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Annie Bartlett is Professor of Offender Healthcare.  She holds an MA in English and a PhD in Social Anthropology from the University of Cambridge, as well as being a qualified doctor specialising in Forensic Psychiatry.

Professor Bartlett was a Wellcome Trust Health Services Research Fellow during her doctoral research. She has been a Consultant in Forensic Psychiatry for 24 years and has worked in the community and in open, low secure and medium secure hospital settings. She worked clinically in HMP/YOI Holloway from 2006 until shortly before its closure. She was Clinical Director for Offender Care at Central and North West London NHS Foundation Trust (CNWL) from 2010-2016. CNWL provides primary care, mental health and substance misuse services to 13 secure establishments (Young Offender Institutes, adult prisons and Immigration Removal Centres) in London and the South East of England as well as a range of hospital, community and court based services.

From 2014-2019,Professor Bartlett was Clinical Director for the Health in Justice Programme NHS England (London) Strategic Clinical Network. She sits on the Department of Health Clinical Reference Group for the national Health in the Justice System Programme. She also sat on the NICE Guideline Committee for the Mental Health of People in Prison.

Professor Bartlett has published extensively in the field of forensic mental health. Her main research interests are social exclusion and mental health (with particular reference to women and sexual orientation) and the culture of secure institutions. Early work was on the experiences of gay men and lesbian women of mental health care. Doctoral research led to the publication of "Secure Lives: the Meaning and Importance of Culture in Secure Hospital Care ( OUP 2015).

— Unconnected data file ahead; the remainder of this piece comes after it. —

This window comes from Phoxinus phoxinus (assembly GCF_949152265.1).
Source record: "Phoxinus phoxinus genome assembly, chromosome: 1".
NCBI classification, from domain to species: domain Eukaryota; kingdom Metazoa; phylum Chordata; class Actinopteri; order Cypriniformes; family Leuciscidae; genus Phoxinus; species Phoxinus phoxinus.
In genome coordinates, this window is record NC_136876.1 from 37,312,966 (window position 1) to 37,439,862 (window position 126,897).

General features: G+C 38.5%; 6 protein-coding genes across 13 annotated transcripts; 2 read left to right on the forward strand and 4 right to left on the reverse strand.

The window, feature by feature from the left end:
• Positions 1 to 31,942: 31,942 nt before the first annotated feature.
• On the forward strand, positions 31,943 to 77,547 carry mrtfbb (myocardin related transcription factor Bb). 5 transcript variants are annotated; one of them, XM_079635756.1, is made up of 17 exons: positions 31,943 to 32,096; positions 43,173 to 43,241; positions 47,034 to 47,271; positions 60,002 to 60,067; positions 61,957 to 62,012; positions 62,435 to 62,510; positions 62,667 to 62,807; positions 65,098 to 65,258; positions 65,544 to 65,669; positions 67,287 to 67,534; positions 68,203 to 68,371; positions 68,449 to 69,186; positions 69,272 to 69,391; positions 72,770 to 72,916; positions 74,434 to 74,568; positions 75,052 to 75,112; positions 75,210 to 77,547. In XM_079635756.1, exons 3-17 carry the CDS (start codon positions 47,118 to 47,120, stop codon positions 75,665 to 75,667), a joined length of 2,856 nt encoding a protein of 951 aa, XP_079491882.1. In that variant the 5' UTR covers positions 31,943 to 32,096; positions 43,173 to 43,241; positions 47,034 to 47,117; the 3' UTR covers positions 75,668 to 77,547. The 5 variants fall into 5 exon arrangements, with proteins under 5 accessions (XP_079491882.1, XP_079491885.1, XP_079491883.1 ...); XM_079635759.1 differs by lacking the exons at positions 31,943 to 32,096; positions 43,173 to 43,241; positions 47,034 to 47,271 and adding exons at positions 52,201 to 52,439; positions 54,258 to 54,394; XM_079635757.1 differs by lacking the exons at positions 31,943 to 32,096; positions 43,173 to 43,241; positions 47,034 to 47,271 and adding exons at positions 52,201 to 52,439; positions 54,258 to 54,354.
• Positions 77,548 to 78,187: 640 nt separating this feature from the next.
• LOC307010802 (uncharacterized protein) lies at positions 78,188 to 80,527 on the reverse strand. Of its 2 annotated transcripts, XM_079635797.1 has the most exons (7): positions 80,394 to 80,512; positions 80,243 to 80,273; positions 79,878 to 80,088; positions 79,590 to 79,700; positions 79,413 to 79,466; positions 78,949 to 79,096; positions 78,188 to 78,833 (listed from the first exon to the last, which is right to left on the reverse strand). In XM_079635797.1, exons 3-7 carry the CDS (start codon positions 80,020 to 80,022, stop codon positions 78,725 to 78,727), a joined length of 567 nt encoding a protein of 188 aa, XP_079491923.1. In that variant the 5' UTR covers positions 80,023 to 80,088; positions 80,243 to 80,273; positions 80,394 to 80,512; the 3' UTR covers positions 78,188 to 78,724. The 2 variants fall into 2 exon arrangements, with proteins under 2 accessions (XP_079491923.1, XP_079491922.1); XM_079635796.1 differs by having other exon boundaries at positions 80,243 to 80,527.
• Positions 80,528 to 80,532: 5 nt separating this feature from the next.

Previous work on pathways of care for women offenders was incorporated into Department of Health strategy in this area and informed service development for the National Probation Service in London. She is currently involved in NIHR funded research on interventions with women in prison who self –harm. Recent work on adolescents in Secure Care,   “Secure Settings for Young People: a National Scoping Exercise” was undertaken for NHSE.

She is an experienced university teacher and was Course Director of the MSc and Diploma in Forensic Mental Health at St George's, University of London for 15 years. Her current interest is in developing medical humanities teaching at SGUL. She is responsible for teaching on “Psychopathy and Detective Fiction”, “Multi-media Representations of Illness” and “Trauma and War: Identity, Survival and Legacy”. She is also involved in innovative teaching with Birkbeck, University of London, bringing together arts and humanities students with medical students in the interdisciplinary teaching module “Finding a Leg to Stand On: Clinical, Critical and Creative Approaches to the Human Body”.  These proposals are based on the need to create medical practitioners who can acknowledge and work with ideas and beliefs beyond bioscience. They are intended as stimulating introductions to material in the arts that relate to key topics in medicine.

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